Like many of Logitech's cord-free gaming headsets, the Pro X Wireless relies on a USB dongle to connect to your PC. That allows it to deliver audio that's more reliable and higher quality than standard Bluetooth headsets. The company claims its battery should last for around 20 hours, which is close to what I saw during my testing. Charging the headset once in a while is a worthy trade-off for being completely wireless.
The Pro X Wireless's microphone plugs into a 3.5mm port along the front of the left earcup. That's useful if you want to remove it entirely while listening to music, but I would have like to see a more convenient retractable unit instead. It also would have been nice to see Blue's hardware in the mic itself, but Logitech tells us it's a fairly standard cardioid unit instead. The real magic is reserved for Logitech's G Hub software, where you can flip on "Blue VO!CE" and choose from a variety of recording presets. You can also tweak a variety of tools, like a high-pass filter, de-esser and compressor, and there's a basic equalizer to adjust as well.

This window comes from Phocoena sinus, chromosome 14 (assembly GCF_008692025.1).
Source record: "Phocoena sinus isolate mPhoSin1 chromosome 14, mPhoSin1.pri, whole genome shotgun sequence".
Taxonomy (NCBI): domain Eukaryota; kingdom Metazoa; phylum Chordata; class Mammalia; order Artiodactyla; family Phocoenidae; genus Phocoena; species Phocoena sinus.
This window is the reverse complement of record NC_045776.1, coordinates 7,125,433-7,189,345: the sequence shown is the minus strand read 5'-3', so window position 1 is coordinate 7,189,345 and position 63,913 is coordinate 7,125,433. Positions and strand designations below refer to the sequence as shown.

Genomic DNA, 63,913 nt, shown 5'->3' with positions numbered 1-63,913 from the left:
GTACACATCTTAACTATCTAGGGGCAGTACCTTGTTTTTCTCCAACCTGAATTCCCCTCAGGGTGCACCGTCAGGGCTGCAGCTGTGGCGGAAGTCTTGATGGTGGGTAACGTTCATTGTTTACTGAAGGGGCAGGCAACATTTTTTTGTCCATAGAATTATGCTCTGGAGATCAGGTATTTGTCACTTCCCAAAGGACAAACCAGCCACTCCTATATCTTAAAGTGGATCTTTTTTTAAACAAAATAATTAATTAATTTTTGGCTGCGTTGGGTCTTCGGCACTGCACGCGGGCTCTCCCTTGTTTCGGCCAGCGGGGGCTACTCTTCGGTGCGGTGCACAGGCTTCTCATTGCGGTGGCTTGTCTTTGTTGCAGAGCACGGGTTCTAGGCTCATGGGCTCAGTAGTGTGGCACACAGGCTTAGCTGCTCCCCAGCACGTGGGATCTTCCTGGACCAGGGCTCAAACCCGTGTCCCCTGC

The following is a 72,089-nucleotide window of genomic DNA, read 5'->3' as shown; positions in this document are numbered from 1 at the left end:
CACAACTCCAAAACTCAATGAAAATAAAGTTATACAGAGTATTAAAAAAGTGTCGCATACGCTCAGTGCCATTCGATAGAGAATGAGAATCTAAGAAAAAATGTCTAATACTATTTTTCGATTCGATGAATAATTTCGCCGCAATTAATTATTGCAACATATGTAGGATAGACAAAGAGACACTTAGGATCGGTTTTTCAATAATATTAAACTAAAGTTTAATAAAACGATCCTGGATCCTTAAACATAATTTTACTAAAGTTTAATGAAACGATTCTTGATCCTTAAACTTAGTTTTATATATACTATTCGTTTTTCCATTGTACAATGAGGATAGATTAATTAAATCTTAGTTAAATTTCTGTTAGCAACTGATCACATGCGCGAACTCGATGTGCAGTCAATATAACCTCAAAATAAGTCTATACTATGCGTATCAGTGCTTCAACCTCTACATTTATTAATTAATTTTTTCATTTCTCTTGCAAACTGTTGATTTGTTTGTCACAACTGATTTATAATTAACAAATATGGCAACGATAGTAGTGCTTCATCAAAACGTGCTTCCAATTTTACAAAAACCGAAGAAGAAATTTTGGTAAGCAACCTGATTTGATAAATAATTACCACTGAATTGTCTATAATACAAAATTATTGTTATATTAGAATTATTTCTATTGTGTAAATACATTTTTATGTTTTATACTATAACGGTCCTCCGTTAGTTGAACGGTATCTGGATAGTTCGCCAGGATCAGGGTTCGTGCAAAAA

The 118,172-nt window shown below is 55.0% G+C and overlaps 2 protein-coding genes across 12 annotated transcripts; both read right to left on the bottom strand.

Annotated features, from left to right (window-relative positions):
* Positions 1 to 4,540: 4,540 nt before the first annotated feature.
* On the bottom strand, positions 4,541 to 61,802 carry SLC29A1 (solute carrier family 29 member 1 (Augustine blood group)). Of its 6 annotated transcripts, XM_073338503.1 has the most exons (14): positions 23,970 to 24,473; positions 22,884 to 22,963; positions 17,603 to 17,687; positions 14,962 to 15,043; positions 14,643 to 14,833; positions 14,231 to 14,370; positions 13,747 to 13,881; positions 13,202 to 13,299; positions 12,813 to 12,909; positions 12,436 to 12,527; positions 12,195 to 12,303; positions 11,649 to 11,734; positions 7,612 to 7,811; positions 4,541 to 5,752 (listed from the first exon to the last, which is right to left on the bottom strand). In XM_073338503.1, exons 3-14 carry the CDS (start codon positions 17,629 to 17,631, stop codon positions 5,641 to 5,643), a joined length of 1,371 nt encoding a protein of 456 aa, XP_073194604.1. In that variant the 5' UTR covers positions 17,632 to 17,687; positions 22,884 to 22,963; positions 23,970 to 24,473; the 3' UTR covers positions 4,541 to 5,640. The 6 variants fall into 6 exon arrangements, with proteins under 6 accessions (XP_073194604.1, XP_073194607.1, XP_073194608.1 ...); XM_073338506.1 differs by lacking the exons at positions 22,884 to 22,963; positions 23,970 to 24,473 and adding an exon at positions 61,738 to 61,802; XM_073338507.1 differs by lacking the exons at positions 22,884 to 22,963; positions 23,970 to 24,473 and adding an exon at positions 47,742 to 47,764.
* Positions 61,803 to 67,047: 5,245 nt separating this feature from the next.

I wasn't expecting much, but Blue VO!CE definitely adds a noticeable amount of richness to my voice recordings. Sure, I'd never mistake the results for a dedicated microphone, but it still sounds solid for a gaming headset. Let's just hope Logitech can get some actual Blue hardware into its next headset.
You'll be able to snag the Logitech G Pro X Wireless Lightspeed headset when it hits stores in August. At $200 though, it’s far more expensive than other solid wireless headset picks, like the $130 HyperX Cloud Flight. And if losing the cable isn’t that compelling to you, the wired Pro X is also a great deal cheaper at $130.